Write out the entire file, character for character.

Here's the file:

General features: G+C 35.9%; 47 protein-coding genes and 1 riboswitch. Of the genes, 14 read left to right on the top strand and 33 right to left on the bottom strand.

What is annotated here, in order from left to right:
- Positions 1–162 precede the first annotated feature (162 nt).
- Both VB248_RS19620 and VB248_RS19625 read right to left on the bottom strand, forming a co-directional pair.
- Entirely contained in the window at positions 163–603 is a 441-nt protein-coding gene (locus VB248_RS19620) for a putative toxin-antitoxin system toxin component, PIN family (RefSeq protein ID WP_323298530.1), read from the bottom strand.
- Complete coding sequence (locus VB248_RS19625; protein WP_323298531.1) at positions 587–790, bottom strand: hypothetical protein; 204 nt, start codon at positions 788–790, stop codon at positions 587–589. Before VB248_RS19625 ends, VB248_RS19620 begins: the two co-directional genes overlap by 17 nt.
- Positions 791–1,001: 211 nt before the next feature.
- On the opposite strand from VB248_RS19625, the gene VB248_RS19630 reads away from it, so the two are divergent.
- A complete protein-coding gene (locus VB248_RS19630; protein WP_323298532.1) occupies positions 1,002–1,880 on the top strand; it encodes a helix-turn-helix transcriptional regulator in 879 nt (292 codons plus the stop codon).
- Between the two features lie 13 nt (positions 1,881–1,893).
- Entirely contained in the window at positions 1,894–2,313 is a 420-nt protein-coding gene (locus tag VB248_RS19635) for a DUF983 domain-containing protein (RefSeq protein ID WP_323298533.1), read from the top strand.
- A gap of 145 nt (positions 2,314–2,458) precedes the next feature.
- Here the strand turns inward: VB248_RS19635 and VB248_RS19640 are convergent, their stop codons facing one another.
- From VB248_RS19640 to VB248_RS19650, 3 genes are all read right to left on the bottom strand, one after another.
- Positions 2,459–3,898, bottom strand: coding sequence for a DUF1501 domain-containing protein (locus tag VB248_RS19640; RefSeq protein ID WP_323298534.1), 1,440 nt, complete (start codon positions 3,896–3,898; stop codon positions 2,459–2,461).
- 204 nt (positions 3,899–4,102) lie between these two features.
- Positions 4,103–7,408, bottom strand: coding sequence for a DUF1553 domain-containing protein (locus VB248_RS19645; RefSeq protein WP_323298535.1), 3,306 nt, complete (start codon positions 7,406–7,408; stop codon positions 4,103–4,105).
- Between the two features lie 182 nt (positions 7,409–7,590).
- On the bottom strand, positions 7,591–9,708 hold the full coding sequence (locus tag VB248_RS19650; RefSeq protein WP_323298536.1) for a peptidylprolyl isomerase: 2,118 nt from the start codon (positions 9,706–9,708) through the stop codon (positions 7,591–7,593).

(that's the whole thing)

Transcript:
General features: G+C 35.9%; 47 protein-coding genes and 1 riboswitch. Of the genes, 14 read left to right on the top strand and 33 right to left on the bottom strand.

What is annotated here, in order from left to right:
- Positions 1–162 precede the first annotated feature (162 nt).
- Both VB248_RS19620 and VB248_RS19625 read right to left on the bottom strand, forming a co-directional pair.
- Entirely contained in the window at positions 163–603 is a 441-nt protein-coding gene (locus VB248_RS19620) for a putative toxin-antitoxin system toxin component, PIN family (RefSeq protein ID WP_323298530.1), read from the bottom strand.
- Complete coding sequence (locus VB248_RS19625; protein WP_323298531.1) at positions 587–790, bottom strand: hypothetical protein; 204 nt, start codon at positions 788–790, stop codon at positions 587–589. Before VB248_RS19625 ends, VB248_RS19620 begins: the two co-directional genes overlap by 17 nt.
- Positions 791–1,001: 211 nt before the next feature.
- On the opposite strand from VB248_RS19625, the gene VB248_RS19630 reads away from it, so the two are divergent.
- A complete protein-coding gene (locus VB248_RS19630; protein WP_323298532.1) occupies positions 1,002–1,880 on the top strand; it encodes a helix-turn-helix transcriptional regulator in 879 nt (292 codons plus the stop codon).
- Between the two features lie 13 nt (positions 1,881–1,893).
- Entirely contained in the window at positions 1,894–2,313 is a 420-nt protein-coding gene (locus tag VB248_RS19635) for a DUF983 domain-containing protein (RefSeq protein ID WP_323298533.1), read from the top strand.
- A gap of 145 nt (positions 2,314–2,458) precedes the next feature.
- Here the strand turns inward: VB248_RS19635 and VB248_RS19640 are convergent, their stop codons facing one another.
- From VB248_RS19640 to VB248_RS19650, 3 genes are all read right to left on the bottom strand, one after another.
- Positions 2,459–3,898, bottom strand: coding sequence for a DUF1501 domain-containing protein (locus tag VB248_RS19640; RefSeq protein ID WP_323298534.1), 1,440 nt, complete (start codon positions 3,896–3,898; stop codon positions 2,459–2,461).
- 204 nt (positions 3,899–4,102) lie between these two features.
- Positions 4,103–7,408, bottom strand: coding sequence for a DUF1553 domain-containing protein (locus VB248_RS19645; RefSeq protein WP_323298535.1), 3,306 nt, complete (start codon positions 7,406–7,408; stop codon positions 4,103–4,105).
- Between the two features lie 182 nt (positions 7,409–7,590).
- On the bottom strand, positions 7,591–9,708 hold the full coding sequence (locus tag VB248_RS19650; RefSeq protein WP_323298536.1) for a peptidylprolyl isomerase: 2,118 nt from the start codon (positions 9,706–9,708) through the stop codon (positions 7,591–7,593).